908. Nigeria can legally issue the following four types of rulings within the scope of the transparency framework: (i) preferential regimes;1 (ii) rulings providing for unilateral downward adjustments; (iii) permanent establishment rulings; and (iv) related party conduit rulings.

909. For Nigeria, past rulings are any tax rulings within scope that are issued either (i) on or after 1 January 2015 but before 1 April 2017; and (ii) on or after 1 January 2012 but before 1 January 2015, provided they were still in effect as at 1 January 2015.

910. Nigeria confirms that no past rulings have been issued, as its administrative framework for issuing rulings only took effect at a later stage. Therefore, no recommendations are made regarding past rulings.

911. For Nigeria, future rulings are any tax rulings within scope that are issued on or after 1 April 2017.

912. Nigeria indicates that there are not yet processes in place to ensure the implementation of the obligations relating to the transparency framework.

913. Nigeria did not yet have a review and supervision mechanism under the transparency framework for the year in review.

914. Nigeria is recommended to ensure that it has put in place an effective information gathering process to identify all relevant future rulings and all potential exchange jurisdictions and to implement a review and supervision mechanism, as soon as possible (ToR I.A).

915. Nigeria has the necessary domestic legal basis to exchange information spontaneously. Nigeria notes that there are no legal or practical impediments that prevent the spontaneous exchange of information on rulings as contemplated in the Action 5 minimum standard.

916. Nigeria has international agreements permitting spontaneous exchange of information, including: (i) the Multilateral Convention on Mutual Administrative Assistance in Tax Matters: Amended by the 2010 Protocol (OECD/Council of Europe, 2011[1]) (“the Convention”) and (ii) bilateral agreements in force with 14 jurisdictions.2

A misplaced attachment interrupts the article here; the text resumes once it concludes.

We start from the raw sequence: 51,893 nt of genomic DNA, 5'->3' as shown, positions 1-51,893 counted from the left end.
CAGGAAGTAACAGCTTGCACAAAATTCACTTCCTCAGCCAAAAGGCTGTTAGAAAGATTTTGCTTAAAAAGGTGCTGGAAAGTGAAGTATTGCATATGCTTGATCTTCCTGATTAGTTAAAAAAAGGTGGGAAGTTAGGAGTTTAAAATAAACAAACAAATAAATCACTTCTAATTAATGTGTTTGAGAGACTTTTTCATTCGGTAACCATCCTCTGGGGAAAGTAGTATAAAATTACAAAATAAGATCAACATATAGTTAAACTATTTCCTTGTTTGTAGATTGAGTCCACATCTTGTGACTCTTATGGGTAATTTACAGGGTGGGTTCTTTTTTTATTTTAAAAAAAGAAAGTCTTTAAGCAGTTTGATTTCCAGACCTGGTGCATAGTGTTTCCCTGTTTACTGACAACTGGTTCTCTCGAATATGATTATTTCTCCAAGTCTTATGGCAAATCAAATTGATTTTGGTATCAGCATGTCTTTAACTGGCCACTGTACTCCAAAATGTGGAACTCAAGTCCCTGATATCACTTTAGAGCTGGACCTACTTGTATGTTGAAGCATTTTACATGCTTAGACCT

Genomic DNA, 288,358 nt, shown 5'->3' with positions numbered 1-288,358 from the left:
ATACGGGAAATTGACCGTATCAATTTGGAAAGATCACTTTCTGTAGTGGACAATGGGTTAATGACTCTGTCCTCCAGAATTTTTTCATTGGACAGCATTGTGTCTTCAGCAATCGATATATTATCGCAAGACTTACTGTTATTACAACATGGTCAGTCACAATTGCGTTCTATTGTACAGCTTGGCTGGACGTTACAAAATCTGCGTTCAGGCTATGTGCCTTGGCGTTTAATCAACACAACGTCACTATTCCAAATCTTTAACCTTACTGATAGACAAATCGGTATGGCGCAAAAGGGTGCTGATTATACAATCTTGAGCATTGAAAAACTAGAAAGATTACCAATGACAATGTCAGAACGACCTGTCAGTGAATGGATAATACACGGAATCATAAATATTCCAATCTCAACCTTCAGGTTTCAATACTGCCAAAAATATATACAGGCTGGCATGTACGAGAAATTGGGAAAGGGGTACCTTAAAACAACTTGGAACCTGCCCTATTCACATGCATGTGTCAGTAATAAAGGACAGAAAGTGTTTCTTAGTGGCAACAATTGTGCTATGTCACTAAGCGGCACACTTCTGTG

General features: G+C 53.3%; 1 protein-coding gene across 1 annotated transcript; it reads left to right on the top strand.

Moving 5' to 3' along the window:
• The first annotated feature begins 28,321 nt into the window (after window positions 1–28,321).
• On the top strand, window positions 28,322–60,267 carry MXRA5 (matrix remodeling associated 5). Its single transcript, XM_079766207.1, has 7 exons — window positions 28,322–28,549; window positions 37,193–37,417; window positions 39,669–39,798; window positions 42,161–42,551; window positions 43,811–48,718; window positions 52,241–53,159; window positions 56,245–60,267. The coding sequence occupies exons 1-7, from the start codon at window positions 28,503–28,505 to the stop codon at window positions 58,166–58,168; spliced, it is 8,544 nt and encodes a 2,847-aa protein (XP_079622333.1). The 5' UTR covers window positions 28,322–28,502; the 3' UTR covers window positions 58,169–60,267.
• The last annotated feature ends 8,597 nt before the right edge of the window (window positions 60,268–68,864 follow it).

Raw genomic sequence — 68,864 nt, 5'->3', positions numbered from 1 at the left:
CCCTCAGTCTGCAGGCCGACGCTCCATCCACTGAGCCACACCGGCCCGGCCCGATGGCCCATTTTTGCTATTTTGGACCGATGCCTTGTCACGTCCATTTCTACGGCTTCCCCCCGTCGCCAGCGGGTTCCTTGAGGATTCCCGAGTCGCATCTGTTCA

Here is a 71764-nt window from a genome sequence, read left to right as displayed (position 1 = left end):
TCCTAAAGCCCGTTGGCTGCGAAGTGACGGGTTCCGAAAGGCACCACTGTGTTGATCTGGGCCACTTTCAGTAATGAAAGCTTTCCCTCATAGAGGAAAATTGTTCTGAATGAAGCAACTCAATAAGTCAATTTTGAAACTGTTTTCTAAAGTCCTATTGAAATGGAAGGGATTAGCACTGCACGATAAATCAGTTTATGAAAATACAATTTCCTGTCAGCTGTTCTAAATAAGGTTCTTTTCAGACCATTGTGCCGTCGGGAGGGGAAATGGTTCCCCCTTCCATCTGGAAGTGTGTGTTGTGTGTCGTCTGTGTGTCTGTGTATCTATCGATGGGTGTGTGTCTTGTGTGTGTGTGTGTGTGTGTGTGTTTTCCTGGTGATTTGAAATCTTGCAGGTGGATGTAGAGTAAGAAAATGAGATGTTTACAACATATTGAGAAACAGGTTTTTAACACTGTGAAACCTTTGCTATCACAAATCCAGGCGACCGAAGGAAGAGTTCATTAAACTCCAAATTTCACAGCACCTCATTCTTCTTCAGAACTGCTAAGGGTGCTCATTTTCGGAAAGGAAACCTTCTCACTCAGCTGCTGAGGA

917. Nigeria does not yet have a process to complete the templates on all relevant rulings, to make them available to the Competent Authority for exchange of information, and to exchange them with relevant jurisdictions.

918. During the year in review, no exchanges took place and no data on the timeliness of exchanges is reported.

919. Nigeria is recommended to develop a process to complete the templates for all relevant rulings and to ensure that the exchanges of information on rulings occur in accordance with the form and timelines under the transparency framework going forward (ToR II.B).

920. As there was no information on rulings exchanged by Nigeria for the year in review, no statistics can be reported.

921. Nigeria does not offer an intellectual property regime for which transparency requirements under the Action 5 Report (OECD, 2015[2]) were imposed.


[3] OECD (2021), BEPS Action 5 on Harmful Tax Practices - Terms of Reference and Methodology for the Conduct of the Peer Reviews of the Action 5 Transparency Framework, OECD Publishing, Paris,

[2] OECD (2015), Countering Harmful Tax Practices More Effectively, Taking into Account Transparency and Substance, Action 5 - 2015 Final Report, OECD/G20 Base Erosion and Profit Shifting Project, OECD Publishing, Paris,

[1] OECD/Council of Europe (2011), The Multilateral Convention on Mutual Administrative Assistance in Tax Matters: Amended by the 2010 Protocol, OECD Publishing, Paris,


← 1. Free trade zones.

← 2. Participating jurisdictions to the Convention are available here: Nigeria also has a bilateral agreement with Belgium, Canada, China (People’s Republic of), Czech Republic, France, Netherlands, Pakistan, Philippines, Romania, Slovak Republic, Spain, Singapore, South Africa, and United Kingdom.

Metadata, Legal and Rights

This document, as well as any data and map included herein, are without prejudice to the status of or sovereignty over any territory, to the delimitation of international frontiers and boundaries and to the name of any territory, city or area. Extracts from publications may be subject to additional disclaimers, which are set out in the complete version of the publication, available at the link provided.

© OECD 2022

The use of this work, whether digital or print, is governed by the Terms and Conditions to be found at